Eric Cantor’s National Council for a New America is the latest catalyst for side-taking in the GOP. The group’s first event, held Saturday at a pizza joint in Alexandria, was “protested” by conservatives, and bloggers are calling the group “Democrats Lite.” And now Rush Limbaugh, recently named a leader of the party, is calling the proposed “listening tour” unneccessary—and suggesting that the involved leaders helped bring about the party’s defeat in November. Another conservative fav, though, has joined up: Sarah Palin. Cillizza speculates that her 2012 ambitions are requiring her to stay involved nationally.
Yesterday I reported on the feedback generated by another new GOP initiative. Resurgent Republican, polling project started by Ed Gillespie and Whit Ayres, earned criticism from Stan Greenberg, who created the group’s left-leaning model, suggesting bias. Nate Silver weighs in on the debate, suggesting RR’s poll may not be such an outlier.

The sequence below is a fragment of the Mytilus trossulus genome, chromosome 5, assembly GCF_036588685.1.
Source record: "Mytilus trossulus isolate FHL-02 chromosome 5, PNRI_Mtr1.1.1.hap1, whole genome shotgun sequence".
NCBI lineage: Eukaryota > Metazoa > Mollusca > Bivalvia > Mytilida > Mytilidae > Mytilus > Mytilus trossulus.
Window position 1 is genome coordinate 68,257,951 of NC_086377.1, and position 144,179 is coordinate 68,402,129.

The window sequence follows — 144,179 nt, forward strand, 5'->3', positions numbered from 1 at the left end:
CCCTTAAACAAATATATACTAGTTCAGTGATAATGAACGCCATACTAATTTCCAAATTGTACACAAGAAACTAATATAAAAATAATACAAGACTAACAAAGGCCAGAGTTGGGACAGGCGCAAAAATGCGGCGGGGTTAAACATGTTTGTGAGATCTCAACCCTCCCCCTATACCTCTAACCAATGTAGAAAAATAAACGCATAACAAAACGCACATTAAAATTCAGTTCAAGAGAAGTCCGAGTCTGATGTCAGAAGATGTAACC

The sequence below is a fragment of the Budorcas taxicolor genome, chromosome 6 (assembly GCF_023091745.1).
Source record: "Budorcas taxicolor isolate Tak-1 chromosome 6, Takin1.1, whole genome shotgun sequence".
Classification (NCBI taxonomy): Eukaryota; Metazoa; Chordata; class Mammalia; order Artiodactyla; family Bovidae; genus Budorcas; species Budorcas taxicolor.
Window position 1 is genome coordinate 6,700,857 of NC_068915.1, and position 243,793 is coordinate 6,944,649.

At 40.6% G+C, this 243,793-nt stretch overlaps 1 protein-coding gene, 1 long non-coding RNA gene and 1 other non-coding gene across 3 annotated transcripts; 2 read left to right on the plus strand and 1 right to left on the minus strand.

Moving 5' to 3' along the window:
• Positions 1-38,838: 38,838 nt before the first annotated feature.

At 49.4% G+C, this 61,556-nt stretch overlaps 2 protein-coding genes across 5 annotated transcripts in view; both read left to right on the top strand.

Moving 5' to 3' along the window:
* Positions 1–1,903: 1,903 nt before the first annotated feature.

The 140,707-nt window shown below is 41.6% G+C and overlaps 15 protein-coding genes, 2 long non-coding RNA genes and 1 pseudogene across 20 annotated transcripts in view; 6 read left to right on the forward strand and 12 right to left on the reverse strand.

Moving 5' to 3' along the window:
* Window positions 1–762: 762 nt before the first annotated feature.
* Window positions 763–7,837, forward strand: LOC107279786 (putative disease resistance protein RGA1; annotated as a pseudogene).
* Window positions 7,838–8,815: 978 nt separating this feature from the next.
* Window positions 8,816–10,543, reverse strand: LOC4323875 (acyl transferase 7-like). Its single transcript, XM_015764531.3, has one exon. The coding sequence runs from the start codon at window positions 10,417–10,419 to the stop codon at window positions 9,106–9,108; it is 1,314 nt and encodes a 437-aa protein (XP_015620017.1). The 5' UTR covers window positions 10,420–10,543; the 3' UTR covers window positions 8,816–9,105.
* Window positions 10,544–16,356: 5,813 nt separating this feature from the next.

The parties are still sorting out just what Specter’s GOP defection will mean. Top Democrats, including Howard Dean and James Carville, are warning of a primary if he doesn’t start to shift on certain issues, particularly EFCA. And the top contender, Rep. Joe Sestak, is playing the part well: “If he doesn’t demonstrate that he has shifted h is position on a number of issues, I would not hesitate [to run in a primary] at all,” he said yesterday.
Odds & Ends:
CMAG takes a look at the massive spending on issue ads in Obama’s first 100 days (for another look at this kind of consultanting, see my story in May’s issue).
John Edwards’ campaign finances are being investigated.
Now that Specter has switched, the GOP is all-in on the Coleman legal fight, the last obstacle to a Democratic supermajority.